Relativistic concepts of science work well in a graduate student bull session or afaculty tea where the participants, for the most part, are well educated and share acommon set of assumptions. Just as a group of major league pitchers might enjoy discussingthe many ways to throw a baseball, scientists enjoy discussing the role of alternateviewpoints about science and the way it works. This approach would not only be utterlyirrelevant to a totally naive audience, it would be positively misleading. Discussing allthe ways of throwing a pitch would be meaningless to somebody who didn't know the rules ofbaseball; worse yet, it might actually mislead him into thinking that hitting the strikezone wasn't crucial. Similarly, discussing science as a social construct serves to misleadmany non-scientists into thinking there's reason to doubt many findings that arerock-solid.
Skilled professionals can dwell upon the nuances of their trade because they simplytune out the (to them) irrelevant ways that outsiders can get confused. But if we'relooking at things with the outsiders' perspectives in mind, we cannot do that. Considerwhat we can call idea space, the realm of all the possible ideas that couldever exist, regardless of how bizarre they are. When we consider all the ideas thatcould conceivably exist: atoms, angels, dragons, plate tectonics, ghosts, unicorns, DNA,we observe that:
By trivially false, we mean that we don't learn anything of value by refuting them. Wedon't know the exact age of the Earth, but we know for certain it is not a year, 10 years,100 years ..., and also it's not a trillion, 10 trillion, and so on. The Earth is not anexact sphere, and a detailed description of its shape is a complex affair. However, we doknow it's not a cube, pyramid, disk, ring, and so on. These ideas are so far off the markthat refuting them does nothing significant toward telling us what is right. Nevertheless,there are people who believe some of them, and here the study of pseudoscience plays avital role by showing just how vast the realm of invalid ideas is and just how many peoplelive there. Lots of folks insist that the Earth is only about 10,000 years old andhollow-earth cults existed in the 19th century and even later.
These ideas are false, but in the process of refuting them we can come significantlycloser to a correct answer, especially if we can rule out entire classes of ideas. TheEarth is almost certainly not 4 billion years old, or 5 billion. Its estimated age is 4.6billion years, but the true value could easily be 100 million years one side or the otherof that value. Between 4.5 and 4.7 billion years there are an infinite number of possibleages, only one of which is correct. If we can rule out, say, all ages younger than 4.58billion years, we still have an infinite number of possible wrong answers, but we havealso narrowed the range of possible answers a great deal.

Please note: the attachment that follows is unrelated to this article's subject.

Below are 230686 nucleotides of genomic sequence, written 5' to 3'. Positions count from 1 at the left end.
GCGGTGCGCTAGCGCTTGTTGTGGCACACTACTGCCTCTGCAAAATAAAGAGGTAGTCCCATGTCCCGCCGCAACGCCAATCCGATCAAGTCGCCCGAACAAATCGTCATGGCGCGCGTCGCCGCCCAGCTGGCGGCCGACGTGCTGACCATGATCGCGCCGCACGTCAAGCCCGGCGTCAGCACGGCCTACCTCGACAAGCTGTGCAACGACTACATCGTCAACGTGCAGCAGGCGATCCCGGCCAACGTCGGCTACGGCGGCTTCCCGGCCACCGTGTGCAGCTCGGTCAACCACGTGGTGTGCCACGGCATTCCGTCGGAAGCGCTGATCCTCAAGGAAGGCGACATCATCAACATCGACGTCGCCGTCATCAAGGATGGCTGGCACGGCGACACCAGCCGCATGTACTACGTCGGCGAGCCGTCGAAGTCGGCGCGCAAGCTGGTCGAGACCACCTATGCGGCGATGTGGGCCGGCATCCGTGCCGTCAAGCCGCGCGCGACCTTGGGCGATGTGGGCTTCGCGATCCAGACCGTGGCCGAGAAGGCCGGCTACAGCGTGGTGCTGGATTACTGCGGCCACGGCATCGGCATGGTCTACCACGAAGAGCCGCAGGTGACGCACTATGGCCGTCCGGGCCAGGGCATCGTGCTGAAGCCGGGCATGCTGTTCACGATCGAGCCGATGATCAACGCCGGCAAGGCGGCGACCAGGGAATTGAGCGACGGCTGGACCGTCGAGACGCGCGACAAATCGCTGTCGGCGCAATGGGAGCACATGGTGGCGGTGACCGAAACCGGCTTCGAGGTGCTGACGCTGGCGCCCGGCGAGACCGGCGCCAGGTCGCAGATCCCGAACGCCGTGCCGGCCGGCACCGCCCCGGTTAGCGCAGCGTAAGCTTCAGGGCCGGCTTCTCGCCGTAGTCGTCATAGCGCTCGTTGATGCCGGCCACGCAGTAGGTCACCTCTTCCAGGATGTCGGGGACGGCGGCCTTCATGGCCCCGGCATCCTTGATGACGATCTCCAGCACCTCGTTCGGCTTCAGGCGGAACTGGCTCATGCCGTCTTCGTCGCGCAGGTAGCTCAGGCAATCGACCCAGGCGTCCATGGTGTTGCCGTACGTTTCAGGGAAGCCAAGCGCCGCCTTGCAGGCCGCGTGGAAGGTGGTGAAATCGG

Likewise, the Earth is not a perfect sphere. It's an oblate spheroid flattened at thepoles by about 1/298 of its diameter. Well, actually not 1/298; more like 1/298.3, or1/298.26, or 1/298.257. Even that last figure isn't entirely correct, because the Earth'sequatorial diameter is a smidge longer in one direction (longitude 14 degrees) than 90degrees away. And the Earth isn't really an ellipsoid; it has slight bumps and hollows.Each refinement means that all earlier approximations are false, but also that the newvalue is a significantly better one. And the earlier approximations can still be useful incertain contexts. A spherical earth works just fine for world maps; it's only forsmall-scale maps where we want to measure locations very accurately that the ellipsoidalshape becomes important.
When we consider the ideas in all domains of knowledge that have proven even minimallyvalid, and compare them to the range of all the possible ideas that could ever exist, thedomain of valid ideas is an infinitesimal point. It is only when we focus on the domain ofvalid ideas with what amounts to an electron microscope that we see even hints of internalstructure at all.
Scientists and philosophers who focus on the tentativeness of science, who view scienceas a social construct and are fascinated by the role of alternative models have a lot tosay that is useful. However, we need to bear in mind always that they are focused on theultramicroscopic structure of a domain that is itself submicroscopic compared to theuniverse of palpably false ideas around it. To parody Isaac Newton's famous analogy, theyare playing with pebbles on the beach while the great ocean of untruth lies undiscovered(indeed its very existence unsuspected) all about them.
In dealing with non-scientists who may be far outside the realm of ideas that are validby even the most charitable definition, it's clear that the first order of business is toshow them where the strike zone is. Descriptions of science that focus on tentativeness,social constructs and alternative models are utterly premature at this stage. Worse yet,they are positively misleading. If a description of science creates the impression thatit's permissible to remain in the domain of invalid ideas, that description is false,regardless of how valid it might be in the ultrafine structure realm.